I would say that I’m a combination of Yuri and Victor, but I think of the two, the one I would associate myself with the most is Yuri. I mean, Victor wore the rose crown, which is kind of a signature moment in my life, after I competed at the 2010 Olympics, my dear friend Machiko gave me a crown of roses. She’s been my fan and followed my career for a long time and over the years we’ve become friends. As soon as I was finished my long program she gave me those roses and I sat in the kiss-and-cry area, and it was the picture of my Olympic games. It was the moment that I left my heart on the ice in front of the entire world, and we capped it off with not a gold medal but a crown of roses.
So that is very special to me to see Victor in the series wear a rose crown, but who I identify more with is Yuri. There are lots of parallels where at 23 years old we both switched coaches, we both had the Cup of China and the Cup of Russia in our first season with a new coach, and both qualified for the Grand Prix final. And I definitely thought about giving up the sport a few times in my career before I made that big move to my final coach, when I was really at the lowest point in my career and really wanted to hang up my skates. I changed coaches because I needed that to reinvigorate me in the sport.
One of my favorite aspects of the show was the costumes. It felt like a very accurate portrayal, both of the really beautiful, graceful costumes you see in figure skating, and also the more lighthearted and silly ones. Did you have a favorite costume in the show?
Probably the ones that were inspired by me! There’s one costume that Victor Nikiforov wears where he’s got fishnets in one arm and the rest of it is feathers and he’s very birdlike, and that obviously is a reference to my 2006 olympic games short program costume where I dressed as a swan. I had a fishnet arm and a red glove as the beak of the swan, and the rest of me was full feathers. That has a very special place in my heart and when I saw it on Yuri on Ice it was just like, “I’m gonna cry!”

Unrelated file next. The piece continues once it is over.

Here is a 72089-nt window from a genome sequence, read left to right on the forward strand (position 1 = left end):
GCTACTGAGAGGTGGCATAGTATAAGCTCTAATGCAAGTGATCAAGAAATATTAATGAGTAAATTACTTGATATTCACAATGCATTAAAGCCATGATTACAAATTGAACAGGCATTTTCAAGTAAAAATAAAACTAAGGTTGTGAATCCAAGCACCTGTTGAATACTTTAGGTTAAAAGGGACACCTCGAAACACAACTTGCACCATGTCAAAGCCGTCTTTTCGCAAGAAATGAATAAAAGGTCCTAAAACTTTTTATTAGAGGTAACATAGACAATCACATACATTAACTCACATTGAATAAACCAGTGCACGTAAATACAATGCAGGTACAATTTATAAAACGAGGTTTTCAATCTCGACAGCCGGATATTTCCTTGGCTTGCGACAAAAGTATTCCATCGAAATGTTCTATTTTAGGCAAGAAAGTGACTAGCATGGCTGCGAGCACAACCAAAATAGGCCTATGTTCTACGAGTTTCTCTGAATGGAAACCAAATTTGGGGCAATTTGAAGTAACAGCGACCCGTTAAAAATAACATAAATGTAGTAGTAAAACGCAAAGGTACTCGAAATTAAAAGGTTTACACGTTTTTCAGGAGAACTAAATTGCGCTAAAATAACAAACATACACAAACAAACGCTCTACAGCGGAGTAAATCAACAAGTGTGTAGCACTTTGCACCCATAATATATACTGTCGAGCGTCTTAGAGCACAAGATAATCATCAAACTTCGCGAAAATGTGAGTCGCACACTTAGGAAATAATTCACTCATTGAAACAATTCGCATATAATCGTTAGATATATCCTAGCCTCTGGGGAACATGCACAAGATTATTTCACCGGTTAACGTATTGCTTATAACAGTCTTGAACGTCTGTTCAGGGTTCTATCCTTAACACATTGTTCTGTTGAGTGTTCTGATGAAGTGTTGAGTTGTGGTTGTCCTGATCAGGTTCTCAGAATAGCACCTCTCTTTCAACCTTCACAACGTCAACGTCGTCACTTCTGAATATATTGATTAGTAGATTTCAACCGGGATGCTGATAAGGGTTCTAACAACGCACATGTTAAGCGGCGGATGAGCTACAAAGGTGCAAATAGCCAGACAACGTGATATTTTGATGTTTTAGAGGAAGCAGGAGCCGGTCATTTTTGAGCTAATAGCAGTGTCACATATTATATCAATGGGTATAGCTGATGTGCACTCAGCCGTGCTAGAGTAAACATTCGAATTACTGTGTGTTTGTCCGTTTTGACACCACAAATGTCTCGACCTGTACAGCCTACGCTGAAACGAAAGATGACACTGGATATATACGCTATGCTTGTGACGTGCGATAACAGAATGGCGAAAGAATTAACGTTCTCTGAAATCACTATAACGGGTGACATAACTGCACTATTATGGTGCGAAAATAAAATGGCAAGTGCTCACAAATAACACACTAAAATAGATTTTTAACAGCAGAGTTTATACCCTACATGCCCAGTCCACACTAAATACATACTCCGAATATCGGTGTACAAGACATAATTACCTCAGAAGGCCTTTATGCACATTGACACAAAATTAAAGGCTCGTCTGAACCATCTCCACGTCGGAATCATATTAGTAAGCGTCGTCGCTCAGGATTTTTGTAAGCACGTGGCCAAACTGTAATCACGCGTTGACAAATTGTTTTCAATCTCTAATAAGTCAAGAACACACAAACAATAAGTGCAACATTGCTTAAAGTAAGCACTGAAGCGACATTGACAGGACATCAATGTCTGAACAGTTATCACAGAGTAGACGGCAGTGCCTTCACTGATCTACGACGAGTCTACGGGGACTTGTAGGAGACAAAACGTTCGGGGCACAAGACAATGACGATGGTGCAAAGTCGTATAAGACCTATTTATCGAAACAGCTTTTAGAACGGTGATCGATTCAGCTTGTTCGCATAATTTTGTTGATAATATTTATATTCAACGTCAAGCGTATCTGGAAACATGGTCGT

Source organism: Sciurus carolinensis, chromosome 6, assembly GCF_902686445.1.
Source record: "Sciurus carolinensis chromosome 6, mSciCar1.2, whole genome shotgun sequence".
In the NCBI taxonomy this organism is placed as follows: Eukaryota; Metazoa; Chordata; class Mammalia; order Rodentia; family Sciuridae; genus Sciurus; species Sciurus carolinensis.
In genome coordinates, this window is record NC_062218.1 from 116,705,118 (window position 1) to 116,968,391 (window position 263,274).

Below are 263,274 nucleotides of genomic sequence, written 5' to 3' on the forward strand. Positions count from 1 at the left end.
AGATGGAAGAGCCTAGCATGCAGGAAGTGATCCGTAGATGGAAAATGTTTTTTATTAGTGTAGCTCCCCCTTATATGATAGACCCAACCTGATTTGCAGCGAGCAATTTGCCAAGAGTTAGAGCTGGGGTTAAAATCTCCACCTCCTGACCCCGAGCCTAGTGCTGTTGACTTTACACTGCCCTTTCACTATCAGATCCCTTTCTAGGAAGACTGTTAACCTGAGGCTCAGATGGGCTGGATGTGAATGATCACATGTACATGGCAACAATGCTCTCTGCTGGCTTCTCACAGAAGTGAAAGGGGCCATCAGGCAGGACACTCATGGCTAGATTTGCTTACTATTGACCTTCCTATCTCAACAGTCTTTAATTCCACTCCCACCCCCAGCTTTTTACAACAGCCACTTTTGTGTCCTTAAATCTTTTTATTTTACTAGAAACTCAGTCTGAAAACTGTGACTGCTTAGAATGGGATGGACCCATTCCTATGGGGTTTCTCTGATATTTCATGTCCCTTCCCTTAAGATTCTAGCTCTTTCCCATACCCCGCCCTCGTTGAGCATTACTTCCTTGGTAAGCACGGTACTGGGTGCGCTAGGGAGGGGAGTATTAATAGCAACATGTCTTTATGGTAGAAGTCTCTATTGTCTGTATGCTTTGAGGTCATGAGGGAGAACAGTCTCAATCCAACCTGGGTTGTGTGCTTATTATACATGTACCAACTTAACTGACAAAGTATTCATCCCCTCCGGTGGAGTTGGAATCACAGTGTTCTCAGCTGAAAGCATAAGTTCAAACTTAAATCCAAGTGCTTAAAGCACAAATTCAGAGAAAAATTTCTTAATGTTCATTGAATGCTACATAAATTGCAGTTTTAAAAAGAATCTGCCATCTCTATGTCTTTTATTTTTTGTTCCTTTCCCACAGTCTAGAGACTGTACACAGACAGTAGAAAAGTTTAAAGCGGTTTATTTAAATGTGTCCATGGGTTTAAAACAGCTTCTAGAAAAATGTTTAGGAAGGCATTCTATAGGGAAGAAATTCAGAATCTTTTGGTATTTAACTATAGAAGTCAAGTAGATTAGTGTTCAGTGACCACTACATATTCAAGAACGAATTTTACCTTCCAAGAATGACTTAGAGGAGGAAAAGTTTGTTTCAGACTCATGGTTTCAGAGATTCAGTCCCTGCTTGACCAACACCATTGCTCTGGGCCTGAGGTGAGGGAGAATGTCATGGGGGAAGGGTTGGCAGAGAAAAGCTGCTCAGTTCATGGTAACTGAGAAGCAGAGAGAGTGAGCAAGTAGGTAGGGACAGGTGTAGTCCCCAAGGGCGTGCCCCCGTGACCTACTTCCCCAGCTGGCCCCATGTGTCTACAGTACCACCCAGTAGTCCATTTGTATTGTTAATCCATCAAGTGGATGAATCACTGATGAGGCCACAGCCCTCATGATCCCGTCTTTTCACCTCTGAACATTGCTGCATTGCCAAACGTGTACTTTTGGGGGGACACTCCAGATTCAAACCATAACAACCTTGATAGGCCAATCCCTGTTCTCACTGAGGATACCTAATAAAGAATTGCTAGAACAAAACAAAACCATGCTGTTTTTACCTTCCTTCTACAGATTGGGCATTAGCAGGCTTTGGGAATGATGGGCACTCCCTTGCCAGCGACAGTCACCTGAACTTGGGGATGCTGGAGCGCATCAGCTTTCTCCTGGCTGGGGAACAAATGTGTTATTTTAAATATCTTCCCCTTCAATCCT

The short program costume that Yuri wears is very similar to a costume I wore when I performed to “Poker Face.” My “Poker Face” performance was a big hit in skating and even in pop culture when I was doing it, because Lady Gaga was just sort of coming up in fame around the world, and I was performing it in Japan, in Korea, in countries where figure skating is very popular. It was a very successful program for me, so to remember that and to see that costume also portrayed in Yuri’s short program… I loved those two, that’s for sure.
You kind of have a cult following of your own, but it kind of feels like you and other figure skaters had your first experience of being fans yourselves with Yuri on Ice. Has that drawn you into anime fandom, and what are your expectations for your first convention this weekend?
I definitely feel like I’m a part of the Yuri on Ice fandom, I definitely feel at home with everybody. Something I’ve learned about the anime community is how accepting they are of each other, and I think that’s a beautiful thing. That’s a big part of why I wanted to be part of the Crunchyroll Expo. Because everyone is free to fly their freak flag, everyone is free to be themselves.
I think there are so few fandoms and so few areas of our world that really accept everyone for who they are… you know, there are characters in Yuri on Ice that I don’t like because they remind me too much of people I don’t like in my own life. But you know, there are people that are fans of those characters, and the fact that they respect me and accept me saying that I don’t like their character is just a signal in itself how accepting the community is.
I’m so excited to see how everyone dresses for this convention! I know cosplay is a big thing. I won’t be dressing in costume, but I’m excited to see what people wear, what they bring, hair and makeup-wise. And just how interesting and diverse the fandom can be. Because it goes everywhere from an 8-year-old ice skater to part of my management team, Jonathan, who’s a 20-something straight dude from Texas. It goes all the way up to my mother, at 60, who’s watched Yuri on Ice and really responded to it. To have that wide of a fanbase is something amazing, and I’m just happy to revel in the glory that is anime with all the other fans.